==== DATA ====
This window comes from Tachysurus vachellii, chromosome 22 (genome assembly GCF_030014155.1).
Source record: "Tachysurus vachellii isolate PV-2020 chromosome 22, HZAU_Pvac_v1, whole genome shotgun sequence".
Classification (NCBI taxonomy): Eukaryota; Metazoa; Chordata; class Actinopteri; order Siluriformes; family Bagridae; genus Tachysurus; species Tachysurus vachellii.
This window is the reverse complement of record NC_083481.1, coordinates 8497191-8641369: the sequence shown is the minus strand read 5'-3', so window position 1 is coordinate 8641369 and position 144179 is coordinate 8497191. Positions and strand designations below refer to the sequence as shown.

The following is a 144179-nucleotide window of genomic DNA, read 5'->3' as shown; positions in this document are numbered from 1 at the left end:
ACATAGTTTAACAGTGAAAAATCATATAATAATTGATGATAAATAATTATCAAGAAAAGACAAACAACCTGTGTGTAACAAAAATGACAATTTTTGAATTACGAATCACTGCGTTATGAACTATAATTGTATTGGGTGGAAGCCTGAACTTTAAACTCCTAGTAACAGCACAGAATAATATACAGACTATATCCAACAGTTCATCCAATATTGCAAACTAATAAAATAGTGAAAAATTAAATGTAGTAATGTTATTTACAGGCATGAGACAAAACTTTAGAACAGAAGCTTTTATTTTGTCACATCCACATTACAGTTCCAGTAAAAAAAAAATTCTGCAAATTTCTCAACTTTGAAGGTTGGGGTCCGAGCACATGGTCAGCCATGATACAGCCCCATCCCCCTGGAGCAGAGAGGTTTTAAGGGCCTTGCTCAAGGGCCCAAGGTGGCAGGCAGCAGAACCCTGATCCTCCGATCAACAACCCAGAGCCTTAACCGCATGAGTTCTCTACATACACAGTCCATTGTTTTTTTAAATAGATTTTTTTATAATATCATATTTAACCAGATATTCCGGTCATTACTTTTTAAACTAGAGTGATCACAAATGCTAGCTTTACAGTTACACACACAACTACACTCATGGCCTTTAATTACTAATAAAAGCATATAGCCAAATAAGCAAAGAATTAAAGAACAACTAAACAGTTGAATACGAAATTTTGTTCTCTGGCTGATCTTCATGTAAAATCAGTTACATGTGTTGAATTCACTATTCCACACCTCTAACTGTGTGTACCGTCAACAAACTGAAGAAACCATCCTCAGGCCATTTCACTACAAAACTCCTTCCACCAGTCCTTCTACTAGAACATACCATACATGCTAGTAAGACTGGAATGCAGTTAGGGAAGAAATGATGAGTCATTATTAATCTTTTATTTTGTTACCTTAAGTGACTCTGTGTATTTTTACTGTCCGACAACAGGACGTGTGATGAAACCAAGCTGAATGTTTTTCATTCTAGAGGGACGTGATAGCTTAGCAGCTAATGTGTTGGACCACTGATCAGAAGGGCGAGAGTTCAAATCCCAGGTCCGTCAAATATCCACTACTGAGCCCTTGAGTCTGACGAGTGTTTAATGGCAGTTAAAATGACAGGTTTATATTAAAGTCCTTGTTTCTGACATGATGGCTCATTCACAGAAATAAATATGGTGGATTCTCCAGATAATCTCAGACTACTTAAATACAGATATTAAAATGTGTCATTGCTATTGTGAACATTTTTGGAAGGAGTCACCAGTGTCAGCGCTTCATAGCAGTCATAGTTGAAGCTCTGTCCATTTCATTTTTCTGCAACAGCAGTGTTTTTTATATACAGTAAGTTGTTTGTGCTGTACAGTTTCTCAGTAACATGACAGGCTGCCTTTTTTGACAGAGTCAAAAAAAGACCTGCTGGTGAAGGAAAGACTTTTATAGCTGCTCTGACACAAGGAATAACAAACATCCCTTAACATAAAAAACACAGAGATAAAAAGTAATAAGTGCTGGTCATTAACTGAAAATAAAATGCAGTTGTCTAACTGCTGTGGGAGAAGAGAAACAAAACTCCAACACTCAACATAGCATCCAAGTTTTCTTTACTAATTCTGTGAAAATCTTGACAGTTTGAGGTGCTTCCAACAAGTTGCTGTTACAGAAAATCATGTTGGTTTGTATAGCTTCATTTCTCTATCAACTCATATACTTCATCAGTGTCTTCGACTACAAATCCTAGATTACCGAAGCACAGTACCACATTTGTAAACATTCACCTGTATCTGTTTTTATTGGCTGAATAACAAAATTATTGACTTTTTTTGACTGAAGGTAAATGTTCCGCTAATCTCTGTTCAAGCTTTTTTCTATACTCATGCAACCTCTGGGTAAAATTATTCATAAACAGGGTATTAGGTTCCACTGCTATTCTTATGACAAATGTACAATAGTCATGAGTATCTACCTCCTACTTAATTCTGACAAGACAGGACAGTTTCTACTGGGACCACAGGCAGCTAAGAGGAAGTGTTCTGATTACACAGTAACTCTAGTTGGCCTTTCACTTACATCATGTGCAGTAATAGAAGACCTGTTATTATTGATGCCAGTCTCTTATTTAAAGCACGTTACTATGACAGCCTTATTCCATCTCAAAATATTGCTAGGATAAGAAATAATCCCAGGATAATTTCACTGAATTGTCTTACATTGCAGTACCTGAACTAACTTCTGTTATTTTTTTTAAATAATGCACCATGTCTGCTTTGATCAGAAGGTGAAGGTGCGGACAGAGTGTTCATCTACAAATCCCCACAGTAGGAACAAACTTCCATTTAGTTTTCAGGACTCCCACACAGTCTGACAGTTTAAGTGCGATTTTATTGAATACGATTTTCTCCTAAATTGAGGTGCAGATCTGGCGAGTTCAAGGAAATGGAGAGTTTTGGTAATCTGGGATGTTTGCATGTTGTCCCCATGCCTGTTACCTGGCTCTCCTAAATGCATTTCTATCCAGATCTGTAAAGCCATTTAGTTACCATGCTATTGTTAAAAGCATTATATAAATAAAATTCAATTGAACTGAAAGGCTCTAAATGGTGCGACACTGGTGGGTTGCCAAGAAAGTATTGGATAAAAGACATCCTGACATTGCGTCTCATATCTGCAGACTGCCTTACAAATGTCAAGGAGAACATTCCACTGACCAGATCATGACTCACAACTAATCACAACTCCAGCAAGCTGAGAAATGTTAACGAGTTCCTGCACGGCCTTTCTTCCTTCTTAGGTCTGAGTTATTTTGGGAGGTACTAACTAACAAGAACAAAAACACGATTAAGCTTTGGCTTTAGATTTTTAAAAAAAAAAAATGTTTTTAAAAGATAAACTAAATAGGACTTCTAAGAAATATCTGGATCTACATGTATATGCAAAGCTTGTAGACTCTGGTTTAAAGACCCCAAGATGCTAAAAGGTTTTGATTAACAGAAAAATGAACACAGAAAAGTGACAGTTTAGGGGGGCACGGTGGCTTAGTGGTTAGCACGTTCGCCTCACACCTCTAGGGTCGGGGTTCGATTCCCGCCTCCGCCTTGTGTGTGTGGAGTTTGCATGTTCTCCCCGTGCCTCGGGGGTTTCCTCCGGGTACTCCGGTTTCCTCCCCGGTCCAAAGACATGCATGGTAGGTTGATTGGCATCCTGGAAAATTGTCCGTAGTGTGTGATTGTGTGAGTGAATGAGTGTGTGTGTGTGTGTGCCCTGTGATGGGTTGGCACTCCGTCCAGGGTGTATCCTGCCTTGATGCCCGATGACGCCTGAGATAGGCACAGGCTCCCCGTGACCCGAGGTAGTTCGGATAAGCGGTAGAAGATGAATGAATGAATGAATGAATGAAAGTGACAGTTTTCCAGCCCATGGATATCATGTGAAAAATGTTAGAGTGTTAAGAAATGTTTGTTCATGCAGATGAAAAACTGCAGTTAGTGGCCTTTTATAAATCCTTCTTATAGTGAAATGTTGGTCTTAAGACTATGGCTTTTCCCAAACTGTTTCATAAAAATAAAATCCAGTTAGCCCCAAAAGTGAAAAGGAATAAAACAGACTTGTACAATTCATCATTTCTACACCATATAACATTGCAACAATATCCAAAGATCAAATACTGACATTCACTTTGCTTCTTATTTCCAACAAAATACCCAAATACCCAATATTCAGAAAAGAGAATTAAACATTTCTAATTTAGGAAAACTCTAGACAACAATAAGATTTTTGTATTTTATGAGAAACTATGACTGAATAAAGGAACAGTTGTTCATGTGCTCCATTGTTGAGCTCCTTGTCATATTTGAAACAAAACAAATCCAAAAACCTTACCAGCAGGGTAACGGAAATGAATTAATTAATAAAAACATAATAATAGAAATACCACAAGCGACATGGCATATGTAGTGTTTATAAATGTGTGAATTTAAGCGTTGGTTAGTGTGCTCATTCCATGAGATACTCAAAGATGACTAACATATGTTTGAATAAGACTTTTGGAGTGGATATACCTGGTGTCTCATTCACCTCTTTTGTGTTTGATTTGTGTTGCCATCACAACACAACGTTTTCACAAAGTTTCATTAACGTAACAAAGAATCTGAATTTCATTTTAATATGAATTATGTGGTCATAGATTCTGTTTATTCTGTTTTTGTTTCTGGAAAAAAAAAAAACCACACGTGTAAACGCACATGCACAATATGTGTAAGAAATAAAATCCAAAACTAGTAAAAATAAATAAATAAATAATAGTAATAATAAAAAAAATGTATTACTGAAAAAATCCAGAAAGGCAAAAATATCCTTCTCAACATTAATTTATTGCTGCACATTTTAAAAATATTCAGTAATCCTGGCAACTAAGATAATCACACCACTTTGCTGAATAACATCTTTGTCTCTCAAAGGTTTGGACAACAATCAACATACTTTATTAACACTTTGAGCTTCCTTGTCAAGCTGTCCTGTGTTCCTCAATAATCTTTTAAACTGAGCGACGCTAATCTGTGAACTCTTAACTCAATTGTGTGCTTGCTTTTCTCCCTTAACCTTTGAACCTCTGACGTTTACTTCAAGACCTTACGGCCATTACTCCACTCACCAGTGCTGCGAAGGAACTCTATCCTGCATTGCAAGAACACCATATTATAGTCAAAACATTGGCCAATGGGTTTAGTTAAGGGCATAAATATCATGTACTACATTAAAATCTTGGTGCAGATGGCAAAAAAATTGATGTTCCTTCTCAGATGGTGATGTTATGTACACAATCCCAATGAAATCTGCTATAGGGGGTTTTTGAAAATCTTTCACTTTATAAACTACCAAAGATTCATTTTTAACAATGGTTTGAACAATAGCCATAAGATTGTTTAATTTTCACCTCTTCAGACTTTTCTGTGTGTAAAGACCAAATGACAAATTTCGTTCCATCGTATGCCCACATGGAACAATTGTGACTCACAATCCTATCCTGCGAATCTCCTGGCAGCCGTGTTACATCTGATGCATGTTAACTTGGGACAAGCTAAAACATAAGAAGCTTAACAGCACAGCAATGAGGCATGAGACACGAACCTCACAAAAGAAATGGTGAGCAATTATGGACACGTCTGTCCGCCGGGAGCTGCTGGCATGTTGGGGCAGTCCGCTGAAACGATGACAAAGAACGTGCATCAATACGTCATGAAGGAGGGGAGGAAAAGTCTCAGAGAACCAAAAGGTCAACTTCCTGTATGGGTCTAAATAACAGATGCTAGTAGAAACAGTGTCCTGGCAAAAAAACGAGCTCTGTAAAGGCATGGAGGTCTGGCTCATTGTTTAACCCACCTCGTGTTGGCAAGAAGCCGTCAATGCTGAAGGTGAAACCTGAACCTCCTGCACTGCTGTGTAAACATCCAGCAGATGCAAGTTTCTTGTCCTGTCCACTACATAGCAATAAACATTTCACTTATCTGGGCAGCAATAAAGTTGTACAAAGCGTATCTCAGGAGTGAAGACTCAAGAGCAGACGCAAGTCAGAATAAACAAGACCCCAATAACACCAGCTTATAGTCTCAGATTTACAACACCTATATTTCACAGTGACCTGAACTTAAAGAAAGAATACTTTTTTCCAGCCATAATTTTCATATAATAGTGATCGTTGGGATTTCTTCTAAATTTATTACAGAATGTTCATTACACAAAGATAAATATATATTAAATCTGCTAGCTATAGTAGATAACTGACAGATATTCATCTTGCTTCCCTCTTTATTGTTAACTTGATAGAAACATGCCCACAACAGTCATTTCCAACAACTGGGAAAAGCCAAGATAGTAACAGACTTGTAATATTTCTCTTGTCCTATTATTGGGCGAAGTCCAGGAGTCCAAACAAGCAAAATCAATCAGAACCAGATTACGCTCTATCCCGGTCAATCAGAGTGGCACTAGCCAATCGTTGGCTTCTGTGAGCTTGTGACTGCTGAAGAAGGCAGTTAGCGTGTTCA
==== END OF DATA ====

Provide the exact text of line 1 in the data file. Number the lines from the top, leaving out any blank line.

This window comes from Tachysurus vachellii, chromosome 22 (genome assembly GCF_030014155.1).